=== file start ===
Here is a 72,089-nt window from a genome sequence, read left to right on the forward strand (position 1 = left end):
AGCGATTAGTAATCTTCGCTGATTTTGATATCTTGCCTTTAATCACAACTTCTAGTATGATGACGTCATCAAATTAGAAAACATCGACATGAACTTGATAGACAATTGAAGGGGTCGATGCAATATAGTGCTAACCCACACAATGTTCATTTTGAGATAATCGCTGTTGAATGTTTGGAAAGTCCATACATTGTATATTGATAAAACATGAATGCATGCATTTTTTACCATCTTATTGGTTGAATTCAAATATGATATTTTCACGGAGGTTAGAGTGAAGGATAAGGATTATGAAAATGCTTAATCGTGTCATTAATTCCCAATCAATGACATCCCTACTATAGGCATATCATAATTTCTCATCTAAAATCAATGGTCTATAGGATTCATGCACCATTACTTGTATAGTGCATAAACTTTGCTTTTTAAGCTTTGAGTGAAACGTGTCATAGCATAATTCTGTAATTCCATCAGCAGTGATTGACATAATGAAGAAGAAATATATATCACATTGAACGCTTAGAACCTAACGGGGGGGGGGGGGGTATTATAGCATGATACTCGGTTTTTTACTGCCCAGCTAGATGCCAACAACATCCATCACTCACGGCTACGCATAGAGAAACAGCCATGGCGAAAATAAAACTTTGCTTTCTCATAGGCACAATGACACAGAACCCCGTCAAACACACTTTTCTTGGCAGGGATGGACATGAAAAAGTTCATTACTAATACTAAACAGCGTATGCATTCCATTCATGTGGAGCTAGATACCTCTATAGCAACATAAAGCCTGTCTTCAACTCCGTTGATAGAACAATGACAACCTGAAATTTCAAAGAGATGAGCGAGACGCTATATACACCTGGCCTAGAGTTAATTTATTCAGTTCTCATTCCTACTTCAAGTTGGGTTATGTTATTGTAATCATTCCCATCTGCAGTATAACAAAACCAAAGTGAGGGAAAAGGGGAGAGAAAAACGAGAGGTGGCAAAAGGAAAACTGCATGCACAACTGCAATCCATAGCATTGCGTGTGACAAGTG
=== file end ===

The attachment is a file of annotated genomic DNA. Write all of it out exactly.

Here is a 72,089-nt window from a genome sequence, read left to right on the forward strand (position 1 = left end):
AGCGATTAGTAATCTTCGCTGATTTTGATATCTTGCCTTTAATCACAACTTCTAGTATGATGACGTCATCAAATTAGAAAACATCGACATGAACTTGATAGACAATTGAAGGGGTCGATGCAATATAGTGCTAACCCACACAATGTTCATTTTGAGATAATCGCTGTTGAATGTTTGGAAAGTCCATACATTGTATATTGATAAAACATGAATGCATGCATTTTTTACCATCTTATTGGTTGAATTCAAATATGATATTTTCACGGAGGTTAGAGTGAAGGATAAGGATTATGAAAATGCTTAATCGTGTCATTAATTCCCAATCAATGACATCCCTACTATAGGCATATCATAATTTCTCATCTAAAATCAATGGTCTATAGGATTCATGCACCATTACTTGTATAGTGCATAAACTTTGCTTTTTAAGCTTTGAGTGAAACGTGTCATAGCATAATTCTGTAATTCCATCAGCAGTGATTGACATAATGAAGAAGAAATATATATCACATTGAACGCTTAGAACCTAACGGGGGGGGGGGGGGTATTATAGCATGATACTCGGTTTTTTACTGCCCAGCTAGATGCCAACAACATCCATCACTCACGGCTACGCATAGAGAAACAGCCATGGCGAAAATAAAACTTTGCTTTCTCATAGGCACAATGACACAGAACCCCGTCAAACACACTTTTCTTGGCAGGGATGGACATGAAAAAGTTCATTACTAATACTAAACAGCGTATGCATTCCATTCATGTGGAGCTAGATACCTCTATAGCAACATAAAGCCTGTCTTCAACTCCGTTGATAGAACAATGACAACCTGAAATTTCAAAGAGATGAGCGAGACGCTATATACACCTGGCCTAGAGTTAATTTATTCAGTTCTCATTCCTACTTCAAGTTGGGTTATGTTATTGTAATCATTCCCATCTGCAGTATAACAAAACCAAAGTGAGGGAAAAGGGGAGAGAAAAACGAGAGGTGGCAAAAGGAAAACTGCATGCACAACTGCAATCCATAGCATTGCGTGTGACAAGTG